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Horticulture & Home Pest News is filled with articles on current horticulture, plant care, pest management, and common household pests written by Iowa State University Extension specialists in the Departments of Entomology, Horticulture and Plant Pathology.

Accolades for Vegetables, Annual Flowers, and Perennial Plants

This article was published originally on 1/12/2001

While winter has just officially begun, many Iowans have already developed a bad case of cabin fever. An excellent way to overcome this condition is to leaf through the seed and nursery catalogs and start planning next year's garden. When browsing through the catalog, don't forget to check out the award winning flowers and vegetables for 2001.

The Perennial Plant Association is a national organization of growers, landscape designers, educators, and researchers. Each year the members select a Perennial Plant of the Year. Criteria used in selecting an outstanding perennial include low maintenance, adaptability to a wide range of climates, multiple season interest, and ease of propagation. The 2001 perennial plant selection is 'Karl Foerster' Feather Reed Grass (Calamagrostis x acutiflora 'Karl Foerster'). The botanical name s come from the Greek kalamos, a reed, and agrostis, a grass.

'Karl Foerster' produces loose, feathery, light pink inflorescences in early summer. The seed heads eventually mature to a golden tan and persist into winter. The deep green foliage appears in early spring and provides early winter interest turning a light tan color. The tight habit of this cultivar creates an 18-inch wide clump. 'Karl Foerster' was imported into the United States from Denmark in 1964. Since that time, this highly acclaimed ornamental grass has been distributed and has grown well in USDA hardiness zones 4 through 9.

Five new flower varieties were given All-American Selection awards for 2001. To receive this award, the variety must possess unique or improved characteristics compared to existing cultivars. The number of award winners makes 2001 a great opportunity to try some new flower varieties.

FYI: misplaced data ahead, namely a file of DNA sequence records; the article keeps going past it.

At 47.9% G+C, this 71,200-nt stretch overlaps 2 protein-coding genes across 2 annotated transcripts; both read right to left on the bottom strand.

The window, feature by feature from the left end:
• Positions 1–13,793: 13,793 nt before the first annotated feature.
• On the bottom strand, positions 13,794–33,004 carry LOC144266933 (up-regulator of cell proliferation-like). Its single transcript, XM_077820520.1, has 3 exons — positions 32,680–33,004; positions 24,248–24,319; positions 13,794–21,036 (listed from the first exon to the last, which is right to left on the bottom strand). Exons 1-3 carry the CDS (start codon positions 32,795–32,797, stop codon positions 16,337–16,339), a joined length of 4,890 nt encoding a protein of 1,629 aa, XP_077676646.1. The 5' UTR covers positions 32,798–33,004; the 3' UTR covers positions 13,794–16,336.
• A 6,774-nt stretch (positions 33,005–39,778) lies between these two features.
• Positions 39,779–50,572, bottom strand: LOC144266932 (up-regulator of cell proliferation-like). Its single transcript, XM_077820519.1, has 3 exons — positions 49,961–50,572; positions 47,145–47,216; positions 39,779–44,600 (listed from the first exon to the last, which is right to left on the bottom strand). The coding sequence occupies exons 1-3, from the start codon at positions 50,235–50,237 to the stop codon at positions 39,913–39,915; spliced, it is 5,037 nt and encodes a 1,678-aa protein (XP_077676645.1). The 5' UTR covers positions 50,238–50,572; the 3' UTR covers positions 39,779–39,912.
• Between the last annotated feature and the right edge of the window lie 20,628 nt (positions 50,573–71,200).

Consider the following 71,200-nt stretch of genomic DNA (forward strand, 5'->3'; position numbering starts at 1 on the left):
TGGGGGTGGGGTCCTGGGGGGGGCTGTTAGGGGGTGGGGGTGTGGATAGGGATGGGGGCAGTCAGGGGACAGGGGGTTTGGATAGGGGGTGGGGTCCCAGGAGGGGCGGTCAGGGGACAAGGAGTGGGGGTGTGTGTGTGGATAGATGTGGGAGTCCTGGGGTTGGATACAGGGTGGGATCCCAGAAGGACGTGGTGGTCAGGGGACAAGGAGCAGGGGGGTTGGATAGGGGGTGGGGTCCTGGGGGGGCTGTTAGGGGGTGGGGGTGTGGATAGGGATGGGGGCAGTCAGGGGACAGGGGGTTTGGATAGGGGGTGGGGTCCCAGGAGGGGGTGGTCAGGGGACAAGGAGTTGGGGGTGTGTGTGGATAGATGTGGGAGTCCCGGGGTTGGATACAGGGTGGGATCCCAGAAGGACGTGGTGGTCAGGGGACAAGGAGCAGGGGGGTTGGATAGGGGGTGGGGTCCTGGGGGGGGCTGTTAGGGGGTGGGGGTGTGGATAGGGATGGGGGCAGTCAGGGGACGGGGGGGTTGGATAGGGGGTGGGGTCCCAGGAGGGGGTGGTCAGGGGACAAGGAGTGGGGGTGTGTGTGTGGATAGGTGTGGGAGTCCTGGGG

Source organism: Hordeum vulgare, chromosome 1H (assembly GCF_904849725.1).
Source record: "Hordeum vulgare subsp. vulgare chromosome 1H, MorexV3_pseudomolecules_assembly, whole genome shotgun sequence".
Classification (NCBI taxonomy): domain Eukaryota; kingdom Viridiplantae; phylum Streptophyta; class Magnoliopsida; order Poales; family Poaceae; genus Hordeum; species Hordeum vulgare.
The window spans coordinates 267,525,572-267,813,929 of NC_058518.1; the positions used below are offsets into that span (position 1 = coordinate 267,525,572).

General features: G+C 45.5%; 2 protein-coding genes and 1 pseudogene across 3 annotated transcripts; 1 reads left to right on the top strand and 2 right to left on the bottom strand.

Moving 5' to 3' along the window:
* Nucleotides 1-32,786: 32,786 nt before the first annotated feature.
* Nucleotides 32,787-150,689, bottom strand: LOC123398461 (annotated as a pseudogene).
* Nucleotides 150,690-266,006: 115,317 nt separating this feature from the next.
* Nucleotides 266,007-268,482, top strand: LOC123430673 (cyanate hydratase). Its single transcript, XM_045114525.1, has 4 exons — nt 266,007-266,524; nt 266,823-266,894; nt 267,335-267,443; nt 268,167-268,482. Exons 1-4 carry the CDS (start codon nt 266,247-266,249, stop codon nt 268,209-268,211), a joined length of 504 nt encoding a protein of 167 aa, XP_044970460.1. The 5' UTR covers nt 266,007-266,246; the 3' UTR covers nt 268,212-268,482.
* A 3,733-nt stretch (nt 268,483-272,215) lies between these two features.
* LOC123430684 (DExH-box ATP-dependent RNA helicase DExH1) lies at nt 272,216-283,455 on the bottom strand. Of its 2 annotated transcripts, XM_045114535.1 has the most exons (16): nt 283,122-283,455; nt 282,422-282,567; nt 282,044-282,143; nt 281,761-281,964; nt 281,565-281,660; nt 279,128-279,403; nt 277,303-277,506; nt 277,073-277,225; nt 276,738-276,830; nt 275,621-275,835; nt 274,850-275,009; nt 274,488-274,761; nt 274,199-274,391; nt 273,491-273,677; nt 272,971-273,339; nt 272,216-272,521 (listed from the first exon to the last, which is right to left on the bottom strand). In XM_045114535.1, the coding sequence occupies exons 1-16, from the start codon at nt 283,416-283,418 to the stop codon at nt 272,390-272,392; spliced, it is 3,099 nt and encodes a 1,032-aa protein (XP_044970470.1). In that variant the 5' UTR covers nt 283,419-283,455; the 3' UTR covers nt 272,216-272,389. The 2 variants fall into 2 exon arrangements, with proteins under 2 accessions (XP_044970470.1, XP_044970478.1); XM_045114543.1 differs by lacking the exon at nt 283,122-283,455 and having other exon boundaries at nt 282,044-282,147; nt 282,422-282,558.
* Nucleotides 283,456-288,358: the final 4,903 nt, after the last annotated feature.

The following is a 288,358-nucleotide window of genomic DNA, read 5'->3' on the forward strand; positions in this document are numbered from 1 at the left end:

Nicotiana x sanderae 'Avalon Bright Pink' Flowering Tobacco is a great choice to include in plantings as it provides season long color with little garden maintenance. Plants produce bright pink flowers on bushy, well-branched, 8 to 10 inch tall plants. 'Avalon Bright Pink' is an excellent plant for use in borders, beds, and containers. Ideal growing conditions are partial to full sun and a well-drained soil. The AAS judges noted freedom of bloom and the plant's ability to adapt to cool, wet weather then hot summer conditions as two outstanding qualities of 'Avalon Bright Pink'. Flowering tobacco requires minimal care and is bothered by few pests.

A second AAS winner is 'Margarita Rosita' Moss Rose (Portulaca grandiflora 'Margarita Rosita'). Plants have a mounded bushy habit and grow approximately 4 to 6 inches tall and 12 inches wide. Flowers are semi-double, deep pink and 1.5 inches in diameter. 'Margarita Rosita' requires no special care for superior performance. It will bloom heavily throughout the growing season when planted in a sunny location and a well-drained soil. However, like other Portulacas, it can tolerate poor soils and hot, dry conditions. The double pink blooms appear to be made from thin tissue paper yet are quite durable.

'Ring of Fire' Sunflower (Helianthus annuus 'Ring of Fire') was selected for 2001 because of its distinctly colored flowers. The 5 inch flower head consists of a deep mahogany red ring that surrounds a chocolate brown center. The edge of the petals are gold. Plants are well-branched and grow from 3.5 to 4.5 feet tall. Sunflowers are easy to grow. The major requirement is full sun. If starting from seed, wait until the garden soil has warmed to about 60 to 65 degrees Fahrenheit. Space plants two or three feet apart due to the plant width.